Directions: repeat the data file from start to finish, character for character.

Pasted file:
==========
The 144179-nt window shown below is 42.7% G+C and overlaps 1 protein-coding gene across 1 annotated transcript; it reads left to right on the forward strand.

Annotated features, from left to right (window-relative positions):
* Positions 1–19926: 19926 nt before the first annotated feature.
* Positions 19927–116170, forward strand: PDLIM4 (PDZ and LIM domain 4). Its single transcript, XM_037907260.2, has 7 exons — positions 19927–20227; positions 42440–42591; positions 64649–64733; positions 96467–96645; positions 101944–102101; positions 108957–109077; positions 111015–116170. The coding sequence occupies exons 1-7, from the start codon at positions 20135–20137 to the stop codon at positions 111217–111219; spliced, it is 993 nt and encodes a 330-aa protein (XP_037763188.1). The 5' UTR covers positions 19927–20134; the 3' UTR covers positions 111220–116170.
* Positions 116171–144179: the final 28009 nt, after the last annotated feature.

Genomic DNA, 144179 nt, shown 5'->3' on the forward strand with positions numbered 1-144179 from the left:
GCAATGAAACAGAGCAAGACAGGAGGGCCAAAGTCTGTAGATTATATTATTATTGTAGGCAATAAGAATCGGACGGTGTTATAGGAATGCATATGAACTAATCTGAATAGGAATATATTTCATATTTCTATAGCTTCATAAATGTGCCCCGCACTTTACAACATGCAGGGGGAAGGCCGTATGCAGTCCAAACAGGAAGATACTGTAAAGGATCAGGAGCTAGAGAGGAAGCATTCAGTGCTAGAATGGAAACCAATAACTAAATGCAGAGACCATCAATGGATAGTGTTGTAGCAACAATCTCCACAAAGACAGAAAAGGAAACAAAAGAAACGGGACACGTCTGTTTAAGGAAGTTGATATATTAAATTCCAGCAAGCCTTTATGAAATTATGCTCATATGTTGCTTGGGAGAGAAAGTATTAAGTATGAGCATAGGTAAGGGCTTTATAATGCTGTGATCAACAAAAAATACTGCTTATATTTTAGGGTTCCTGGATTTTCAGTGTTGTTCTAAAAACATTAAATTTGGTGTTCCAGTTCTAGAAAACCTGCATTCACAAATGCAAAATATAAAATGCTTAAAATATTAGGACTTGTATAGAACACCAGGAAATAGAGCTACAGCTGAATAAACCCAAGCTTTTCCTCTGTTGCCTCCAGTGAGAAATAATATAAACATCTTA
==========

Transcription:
The 144179-nt window shown below is 42.7% G+C and overlaps 1 protein-coding gene across 1 annotated transcript; it reads left to right on the forward strand.

Annotated features, from left to right (window-relative positions):
* Positions 1–19926: 19926 nt before the first annotated feature.
* Positions 19927–116170, forward strand: PDLIM4 (PDZ and LIM domain 4). Its single transcript, XM_037907260.2, has 7 exons — positions 19927–20227; positions 42440–42591; positions 64649–64733; positions 96467–96645; positions 101944–102101; positions 108957–109077; positions 111015–116170. The coding sequence occupies exons 1-7, from the start codon at positions 20135–20137 to the stop codon at positions 111217–111219; spliced, it is 993 nt and encodes a 330-aa protein (XP_037763188.1). The 5' UTR covers positions 19927–20134; the 3' UTR covers positions 111220–116170.
* Positions 116171–144179: the final 28009 nt, after the last annotated feature.

Genomic DNA, 144179 nt, shown 5'->3' on the forward strand with positions numbered 1-144179 from the left:
GCAATGAAACAGAGCAAGACAGGAGGGCCAAAGTCTGTAGATTATATTATTATTGTAGGCAATAAGAATCGGACGGTGTTATAGGAATGCATATGAACTAATCTGAATAGGAATATATTTCATATTTCTATAGCTTCATAAATGTGCCCCGCACTTTACAACATGCAGGGGGAAGGCCGTATGCAGTCCAAACAGGAAGATACTGTAAAGGATCAGGAGCTAGAGAGGAAGCATTCAGTGCTAGAATGGAAACCAATAACTAAATGCAGAGACCATCAATGGATAGTGTTGTAGCAACAATCTCCACAAAGACAGAAAAGGAAACAAAAGAAACGGGACACGTCTGTTTAAGGAAGTTGATATATTAAATTCCAGCAAGCCTTTATGAAATTATGCTCATATGTTGCTTGGGAGAGAAAGTATTAAGTATGAGCATAGGTAAGGGCTTTATAATGCTGTGATCAACAAAAAATACTGCTTATATTTTAGGGTTCCTGGATTTTCAGTGTTGTTCTAAAAACATTAAATTTGGTGTTCCAGTTCTAGAAAACCTGCATTCACAAATGCAAAATATAAAATGCTTAAAATATTAGGACTTGTATAGAACACCAGGAAATAGAGCTACAGCTGAATAAACCCAAGCTTTTCCTCTGTTGCCTCCAGTGAGAAATAATATAAACATCTTA